• SNAP Benefits Reduced When Work Requirements Rise
      Expanding work requirements for those participating in the federal Supplemental Nutrition Assistance Program (SNAP) would hurt millions of people already in the workforce, especially those with low levels of education, Northwestern University labor economist Diane Shanzenbach wrote in Brookings.

    • Hedges Wins World's Largest Education Research Prize
      Northwestern University Professor Larry Hedges, a preeminent scholar and global heavyweight in education research, has been awarded the 2018 Yidan Prize, the world’s largest prize in education research. 

    • Alumna Claire Lew: CEO of Know Your Company
      Claire Lew (BS11) hated her job. Not because she didn't like the work - -but because she felt like her boss wasn't hearing her.

    • School Policies: Helping Some While Hurting Others?
      Popular school policies and practices that can help some students excel might have the opposite effect on others, Northwestern University researchers David Figlio and Krzysztof Karbownik wrote in Brookings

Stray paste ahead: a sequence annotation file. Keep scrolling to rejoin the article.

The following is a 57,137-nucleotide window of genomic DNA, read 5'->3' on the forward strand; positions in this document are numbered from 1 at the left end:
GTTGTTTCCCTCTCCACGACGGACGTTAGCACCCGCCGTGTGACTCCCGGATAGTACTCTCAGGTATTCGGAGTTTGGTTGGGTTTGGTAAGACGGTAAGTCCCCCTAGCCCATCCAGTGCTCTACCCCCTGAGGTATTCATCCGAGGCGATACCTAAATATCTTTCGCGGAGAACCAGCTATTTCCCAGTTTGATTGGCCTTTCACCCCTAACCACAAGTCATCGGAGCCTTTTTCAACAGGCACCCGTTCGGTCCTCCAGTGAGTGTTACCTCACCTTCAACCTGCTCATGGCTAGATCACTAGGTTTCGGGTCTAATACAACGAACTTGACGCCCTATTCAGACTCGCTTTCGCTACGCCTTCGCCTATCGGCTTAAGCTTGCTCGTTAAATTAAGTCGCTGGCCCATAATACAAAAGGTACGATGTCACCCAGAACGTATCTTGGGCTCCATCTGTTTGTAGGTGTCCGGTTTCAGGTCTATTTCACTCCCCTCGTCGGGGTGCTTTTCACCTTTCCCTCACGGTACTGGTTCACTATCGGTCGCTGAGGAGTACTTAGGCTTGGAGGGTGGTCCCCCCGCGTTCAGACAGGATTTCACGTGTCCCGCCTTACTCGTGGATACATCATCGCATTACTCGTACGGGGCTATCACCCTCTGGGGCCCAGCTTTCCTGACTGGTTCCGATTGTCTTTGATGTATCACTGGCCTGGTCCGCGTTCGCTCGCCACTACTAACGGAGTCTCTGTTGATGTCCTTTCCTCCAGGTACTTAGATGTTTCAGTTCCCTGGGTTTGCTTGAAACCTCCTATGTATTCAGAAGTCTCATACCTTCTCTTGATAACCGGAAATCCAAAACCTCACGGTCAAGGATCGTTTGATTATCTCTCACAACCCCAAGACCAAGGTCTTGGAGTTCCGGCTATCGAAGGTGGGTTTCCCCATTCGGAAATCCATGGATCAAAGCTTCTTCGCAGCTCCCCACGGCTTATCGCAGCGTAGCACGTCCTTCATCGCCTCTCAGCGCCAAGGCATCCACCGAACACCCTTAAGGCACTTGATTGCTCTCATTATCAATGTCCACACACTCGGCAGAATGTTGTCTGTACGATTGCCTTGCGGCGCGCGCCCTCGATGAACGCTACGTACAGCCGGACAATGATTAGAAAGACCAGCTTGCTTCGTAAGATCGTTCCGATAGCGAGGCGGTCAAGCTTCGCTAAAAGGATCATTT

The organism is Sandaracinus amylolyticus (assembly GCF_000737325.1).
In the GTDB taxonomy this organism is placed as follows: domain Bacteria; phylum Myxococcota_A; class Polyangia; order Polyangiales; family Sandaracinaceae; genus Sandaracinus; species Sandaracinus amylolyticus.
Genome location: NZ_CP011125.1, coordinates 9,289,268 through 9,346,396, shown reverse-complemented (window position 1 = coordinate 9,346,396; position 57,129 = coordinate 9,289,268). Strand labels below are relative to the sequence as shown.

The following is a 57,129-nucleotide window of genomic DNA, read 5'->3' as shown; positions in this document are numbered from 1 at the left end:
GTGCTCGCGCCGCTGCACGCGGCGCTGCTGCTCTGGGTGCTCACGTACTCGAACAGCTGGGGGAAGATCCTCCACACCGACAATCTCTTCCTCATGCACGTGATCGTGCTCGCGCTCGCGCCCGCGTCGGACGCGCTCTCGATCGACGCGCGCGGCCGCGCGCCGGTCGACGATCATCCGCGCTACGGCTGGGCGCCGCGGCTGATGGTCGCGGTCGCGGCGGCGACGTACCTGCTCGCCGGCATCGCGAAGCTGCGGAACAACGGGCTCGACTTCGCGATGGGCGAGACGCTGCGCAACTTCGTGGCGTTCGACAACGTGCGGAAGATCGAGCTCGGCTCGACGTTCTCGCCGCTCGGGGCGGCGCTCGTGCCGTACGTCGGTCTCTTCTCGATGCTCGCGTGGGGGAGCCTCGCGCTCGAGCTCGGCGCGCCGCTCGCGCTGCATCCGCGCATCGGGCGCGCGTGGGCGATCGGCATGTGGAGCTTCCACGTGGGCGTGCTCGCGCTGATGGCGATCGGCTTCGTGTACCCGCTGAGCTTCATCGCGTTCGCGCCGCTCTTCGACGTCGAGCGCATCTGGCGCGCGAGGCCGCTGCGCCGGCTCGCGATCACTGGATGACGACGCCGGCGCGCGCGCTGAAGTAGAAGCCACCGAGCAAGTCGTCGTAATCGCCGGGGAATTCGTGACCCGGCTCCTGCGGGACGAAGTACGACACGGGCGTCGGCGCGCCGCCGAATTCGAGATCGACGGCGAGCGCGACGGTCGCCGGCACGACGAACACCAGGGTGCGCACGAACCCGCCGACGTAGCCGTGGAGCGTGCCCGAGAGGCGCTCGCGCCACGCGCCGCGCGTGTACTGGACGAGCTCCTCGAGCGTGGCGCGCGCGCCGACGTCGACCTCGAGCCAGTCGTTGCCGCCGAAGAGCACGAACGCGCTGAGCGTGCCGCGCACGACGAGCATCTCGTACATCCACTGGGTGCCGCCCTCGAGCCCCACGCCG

• SESP Launches New Classes for C-Suite Leaders
      SESP’s new Executive Learning & Organizational Change (ELOC) program, which targets leaders with approximately 15 or more years of work experience, is recruiting its first cohort of students to begin in January 2019. 

  • July 2018 News Stories

    • Documentary Film Celebrates Lorraine Morton’s Life
      The storied life of Lorraine Hairston Morton (MS43) -- Evanston’s first African-American mayor and longtime Evanston public school educator -- is captured in the new documentary Lorraine H. Morton: A Life Worthwhile by Shorefront Films.

    • Emerging Scholar Spotlight: Mollie McQuillan
      Mollie McQuillan, a doctoral student in the human development and social policy program, is featured in the Society for Research on Adolescence's Emerging Scholar Spotlight.

    • Sherin Named Associate Provost for Undergraduate Education
      Miriam Sherin, associate dean for teacher education in the School of Education and Social Policy (SESP), has been appointed associate provost for undergraduate education, beginning Sept. 1.

    • CTD Partners with Jewish Day Schools 
      Northwestern University’s Center for Talent Development (CTD) was awarded a $240,000 grant from the Crown Family Philanthopies to strengthen STEM education programming and teaching at Chicago-area Jewish day schools

  • June 2018 News Stories

    • This Map Connects Kids to Computer Science